Still, government regulation in the US and Europe is increasingly favoring low- and zero-emissions vehicles, and the popularity of Tesla’s Model 3—which received hundreds of thousands of reservations in the week after it was announced—are encouraging companies to invest in electric vehicles.

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Electric Vehicles at the Pikes Peak International Hill Climb: Race report

June 29th, 2016

COLORADO SPRINGS, Colo.—The Pikes Peak International Hill Climb turned 100 this year, making it five years younger than the Indianapolis 500. Other than age, the two events have very little in common. The first Indy 500 came about because Carl Fisher wanted to give America’s new car builders somewhere to test their creations; by contrast, Spencer Penrose organized the first Pikes Peak Hill Climb in 1916 to help draw tourists to the mountain (and in turn, his hotel the Broadmoor). Ironic then that all these years later it’s Pikes Peak—rather than Indianapolis—that’s being used to test the cutting edge of automotive technology.

In particular, people have been bringing electric cars and motorbikes (you can read about those later today) to test them on the hill climb. The 12.4-mile (19.99km) course is short enough that they don’t need to be overburdened with batteries, for one. And unlike internal combustion engines, electric motors don’t care whether they’re at sea level, the start line (9.390 feet/2,862m), or the 14,110-foot (4,300m) summit—they make the same amount of power everywhere.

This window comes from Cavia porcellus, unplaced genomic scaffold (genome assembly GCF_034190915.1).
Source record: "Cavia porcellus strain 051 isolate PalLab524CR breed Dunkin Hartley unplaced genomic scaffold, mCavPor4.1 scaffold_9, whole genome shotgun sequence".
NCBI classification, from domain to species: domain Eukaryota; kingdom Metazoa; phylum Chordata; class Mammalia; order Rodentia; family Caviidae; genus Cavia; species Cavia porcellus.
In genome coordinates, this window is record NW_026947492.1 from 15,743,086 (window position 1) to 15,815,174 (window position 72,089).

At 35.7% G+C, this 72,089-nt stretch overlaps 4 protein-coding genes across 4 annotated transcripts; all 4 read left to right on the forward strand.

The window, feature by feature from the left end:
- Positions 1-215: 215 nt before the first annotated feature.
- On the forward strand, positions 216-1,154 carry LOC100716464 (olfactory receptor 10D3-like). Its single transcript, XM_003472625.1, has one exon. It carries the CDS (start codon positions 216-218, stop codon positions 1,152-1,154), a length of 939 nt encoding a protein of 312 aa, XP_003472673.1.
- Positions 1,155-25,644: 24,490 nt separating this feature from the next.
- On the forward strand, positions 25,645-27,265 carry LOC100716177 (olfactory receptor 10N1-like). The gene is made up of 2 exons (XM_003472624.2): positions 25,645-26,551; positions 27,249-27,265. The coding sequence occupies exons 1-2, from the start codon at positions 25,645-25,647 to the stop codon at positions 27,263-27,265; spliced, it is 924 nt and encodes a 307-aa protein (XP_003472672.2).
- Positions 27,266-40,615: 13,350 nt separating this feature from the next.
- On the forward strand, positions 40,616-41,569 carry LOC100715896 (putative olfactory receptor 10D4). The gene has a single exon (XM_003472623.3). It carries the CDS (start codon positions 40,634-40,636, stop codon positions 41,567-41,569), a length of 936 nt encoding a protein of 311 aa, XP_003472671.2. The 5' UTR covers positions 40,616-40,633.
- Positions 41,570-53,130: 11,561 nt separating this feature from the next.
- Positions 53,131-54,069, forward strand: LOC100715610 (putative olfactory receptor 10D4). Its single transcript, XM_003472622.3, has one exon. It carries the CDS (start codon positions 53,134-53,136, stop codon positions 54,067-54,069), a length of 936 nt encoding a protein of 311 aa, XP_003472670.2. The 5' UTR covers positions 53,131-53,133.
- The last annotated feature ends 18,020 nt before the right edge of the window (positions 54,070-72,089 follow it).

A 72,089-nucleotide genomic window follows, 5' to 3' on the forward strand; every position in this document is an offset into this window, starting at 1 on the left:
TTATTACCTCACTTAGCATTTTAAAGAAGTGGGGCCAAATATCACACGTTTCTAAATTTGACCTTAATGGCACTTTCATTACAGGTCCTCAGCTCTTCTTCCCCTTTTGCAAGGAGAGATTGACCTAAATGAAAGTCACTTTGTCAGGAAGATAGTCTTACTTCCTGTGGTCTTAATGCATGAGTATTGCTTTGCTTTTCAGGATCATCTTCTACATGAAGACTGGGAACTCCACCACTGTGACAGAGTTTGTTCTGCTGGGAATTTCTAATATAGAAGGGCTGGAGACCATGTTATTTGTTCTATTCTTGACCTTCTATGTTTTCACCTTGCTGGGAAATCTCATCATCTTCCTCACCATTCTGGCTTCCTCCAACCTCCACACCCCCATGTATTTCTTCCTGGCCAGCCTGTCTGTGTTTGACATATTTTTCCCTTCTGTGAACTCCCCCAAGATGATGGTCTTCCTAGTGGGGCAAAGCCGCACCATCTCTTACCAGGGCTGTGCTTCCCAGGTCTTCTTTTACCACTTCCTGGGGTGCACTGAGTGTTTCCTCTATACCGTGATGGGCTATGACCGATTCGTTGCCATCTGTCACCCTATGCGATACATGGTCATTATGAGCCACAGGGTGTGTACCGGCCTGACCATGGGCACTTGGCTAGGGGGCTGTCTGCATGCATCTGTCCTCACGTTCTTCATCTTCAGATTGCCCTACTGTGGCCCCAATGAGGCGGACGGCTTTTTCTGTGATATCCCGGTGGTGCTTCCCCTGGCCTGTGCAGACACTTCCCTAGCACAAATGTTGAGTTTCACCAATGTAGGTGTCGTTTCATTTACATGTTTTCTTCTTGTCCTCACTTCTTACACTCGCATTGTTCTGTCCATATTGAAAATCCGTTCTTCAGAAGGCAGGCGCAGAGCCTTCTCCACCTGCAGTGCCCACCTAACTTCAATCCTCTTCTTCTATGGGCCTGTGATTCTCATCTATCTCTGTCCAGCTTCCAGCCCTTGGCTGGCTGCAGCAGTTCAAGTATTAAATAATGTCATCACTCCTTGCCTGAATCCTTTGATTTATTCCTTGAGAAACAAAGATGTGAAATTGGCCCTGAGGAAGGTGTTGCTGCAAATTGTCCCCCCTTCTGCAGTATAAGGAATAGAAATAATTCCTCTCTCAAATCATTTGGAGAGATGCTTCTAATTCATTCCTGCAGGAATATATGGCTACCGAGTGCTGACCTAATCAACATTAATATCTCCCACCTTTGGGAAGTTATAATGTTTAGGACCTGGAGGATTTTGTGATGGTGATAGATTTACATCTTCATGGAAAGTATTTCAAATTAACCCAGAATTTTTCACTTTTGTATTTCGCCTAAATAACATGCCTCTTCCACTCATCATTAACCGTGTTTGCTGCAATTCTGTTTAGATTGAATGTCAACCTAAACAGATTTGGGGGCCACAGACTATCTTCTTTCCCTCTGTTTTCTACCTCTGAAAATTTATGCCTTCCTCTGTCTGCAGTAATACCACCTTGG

When last we checked in from America’s Mountain, Romain Dumas and his Norma M20 RD Limited Spec-2016 were the fastest combination of man and machine, topping the qualifying charts. This somewhat upset the narrative—for the Norma runs in the Unlimited class and does so on gasoline, not electrons. As the fastest overall qualifier, Dumas would be the first of the cars to set off, some two hours later than planned. Below the tree line the weather was perfect, but icy conditions up top saw several motorbikes crash, causing several lengthy delays.

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How much do electric cars actually pollute?

July 16th, 2015

Last week, we took a look at the role incentives can play in encouraging people to buy electric vehicles (EVs). Today, we bring you a paper from the National Bureau of Economic Research that attempts to calculate the environmental benefits of EVs versus conventional vehicles in light of those subsidies. Is it as desirable to encourage EV use in a state where the electricity comes from burning coal as it is in a state where that electricity comes from natural gas or nuclear power?

The authors, four economists from the University of North Carolina (UNC) Greensboro, Dartmouth College, Middlebury College, and UNC Chapel Hill have created what they describe as “a powerful and unprecedented modeling framework for analyzing electric vehicle policy.” They do this with three different components. First, a model of consumer choice between EVs and gasoline-powered cars. Next, they then incorporate the effect of EV charging on air pollution from individual power stations. Finally their model compares the emissions from these power stations with the emissions internal combustion vehicles would produce at the same location.